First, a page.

CAPITAL STRUCTURE The second major question for the financial manager concerns how the firm should obtain and manage the long-term financing it needs to support its long-term investments. A firm’s capital structure (or financial structure) refers to the specific mixture of short-term debt, long-term debt, and equity the firm uses to finance its operations. The financial manager has two concerns in this area. First, how much should the firm borrow; that is, what mixture is best? The mixture chosen affects both the risk and value of the firm. Second, what are the least expensive sources of funds for the firm?

If we picture the fi rm as a pie, then the fi rm’s capital structure determines how that pie is sliced. In other words, what percentage of the fi rm’s cash fl ow goes to creditors and what percentage goes to shareholders? Management has a great deal of fl exibility in choosing a fi rm’s fi nancial structure. Whether one structure is better than any other for a particular fi rm is the heart of the capital structure issue.

In addition to deciding on the fi nancing mix, the fi nancial manager has to decide exactly how and where to raise the money. Th e expenses associated with raising long-term fi nancing can be

capital structure The mix of debt and equity maintained by a firm.

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considerable, so diff erent possibilities must be carefully evaluated. Also, corporations borrow money from a variety of lenders, tapping into both Canadian and international debt markets, in a number of diff erent—and sometimes exotic—ways. Choosing among lenders and among loan types is another of the jobs handled by the fi nancial manager.

WORKING CAPITAL MANAGEMENT The third major question concerns working capital management. The phrase working capital refers to the difference between a firm’s short- term assets, such as inventory, and its short-term liabilities, such as money owed to suppliers. Managing the firm’s working capital is a day-to-day activity that ensures the firm has sufficient resources to continue its operations and avoid costly interruptions. This involves a number of activities, all related to the firm’s receipt and disbursement of cash.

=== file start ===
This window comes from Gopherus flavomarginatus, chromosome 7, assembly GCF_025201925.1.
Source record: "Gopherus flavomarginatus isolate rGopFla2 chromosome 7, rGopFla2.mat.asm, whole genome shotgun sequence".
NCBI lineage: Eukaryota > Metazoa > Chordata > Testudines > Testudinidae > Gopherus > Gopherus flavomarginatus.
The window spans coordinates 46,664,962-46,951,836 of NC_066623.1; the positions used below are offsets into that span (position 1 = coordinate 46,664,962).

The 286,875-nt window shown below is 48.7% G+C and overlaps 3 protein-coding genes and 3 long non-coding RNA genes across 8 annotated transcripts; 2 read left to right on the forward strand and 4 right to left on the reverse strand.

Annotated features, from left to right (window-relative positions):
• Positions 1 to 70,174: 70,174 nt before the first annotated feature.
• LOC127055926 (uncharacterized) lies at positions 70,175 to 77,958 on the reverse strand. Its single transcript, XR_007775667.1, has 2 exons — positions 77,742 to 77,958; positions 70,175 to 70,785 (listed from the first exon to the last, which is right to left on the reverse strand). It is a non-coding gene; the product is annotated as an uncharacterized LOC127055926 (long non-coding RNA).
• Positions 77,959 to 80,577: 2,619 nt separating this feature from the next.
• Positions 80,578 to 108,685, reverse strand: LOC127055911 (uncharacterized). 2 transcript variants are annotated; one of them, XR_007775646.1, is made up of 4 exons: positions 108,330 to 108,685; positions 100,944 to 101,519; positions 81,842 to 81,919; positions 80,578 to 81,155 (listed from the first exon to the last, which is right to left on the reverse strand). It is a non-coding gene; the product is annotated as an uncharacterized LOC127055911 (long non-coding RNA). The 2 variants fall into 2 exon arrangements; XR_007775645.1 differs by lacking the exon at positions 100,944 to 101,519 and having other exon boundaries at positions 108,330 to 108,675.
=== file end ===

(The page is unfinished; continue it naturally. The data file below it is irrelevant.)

Some of the questions about working capital that must be answered are: (1) How much cash and inventory should we keep on hand? (2) Should we sell on credit? If so, what terms should we off er, and to whom should we extend them? (3) How do we obtain any needed short-term fi nanc- ing? Will we purchase on credit or borrow short-term and pay cash? If we borrow short-term, how and when should we do it? Th is is just a small sample of the issues that arise in managing a fi rm’s working capital.

Th e three areas of corporate fi nancial management we have described—capital budgeting, cap- ital structure, and working capital management—are very broad categories. Each includes a rich variety of topics; we have indicated only a few of the questions that arise in the diff erent areas. Th e following chapters contain greater detail.

1. What is the capital budgeting decision?

2. Into what category of financial management does cash management fall?

3. What do you call the specific mixture of short-term debt, long-term debt, and equity that a firm chooses to use?

1.2 Forms of Business Organization

Large fi rms in Canada, such as CIBC and BCE, are almost all organized as corporations. We examine the fi ve diff erent legal forms of business organization—sole proprietorship, partnership, corporation, income trust, and co-operative—to see why this is so. Each of the three forms has distinct advantages and disadvantages in the life of the business, the ability of the business to raise cash, and taxes. A key observation is that, as a fi rm grows, the advantages of the corporate form may come to outweigh the disadvantages.

Sole Proprietorship A sole proprietorship is a business owned by one person. Th is is the simplest type of business to start and is the least regulated form of organization. Depending on where you live, you can start up a proprietorship by doing little more than getting a business licence and opening your doors. For this reason, many businesses that later become large corporations start out as sole proprietor- ships. Th ere are more proprietorships than any other type of business.

As the owner of a sole proprietorship, you keep all the profi ts. Th at’s the good news. Th e bad news is that the owner has unlimited liability for business debts. Th is means that creditors can look beyond assets to the proprietor’s personal assets for payment. Similarly, there is no distinc- tion between personal and business income, so all business income is taxed as personal income.

Th e life of a sole proprietorship is limited to the owner’s life span, and, importantly, the amount of equity that can be raised is limited to the proprietor’s personal wealth. Th is limitation oft en means that the business cannot exploit new opportunities because of insuffi cient capital. Owner- ship of a sole proprietorship may be diffi cult to transfer, since this requires the sale of the entire business to a new owner.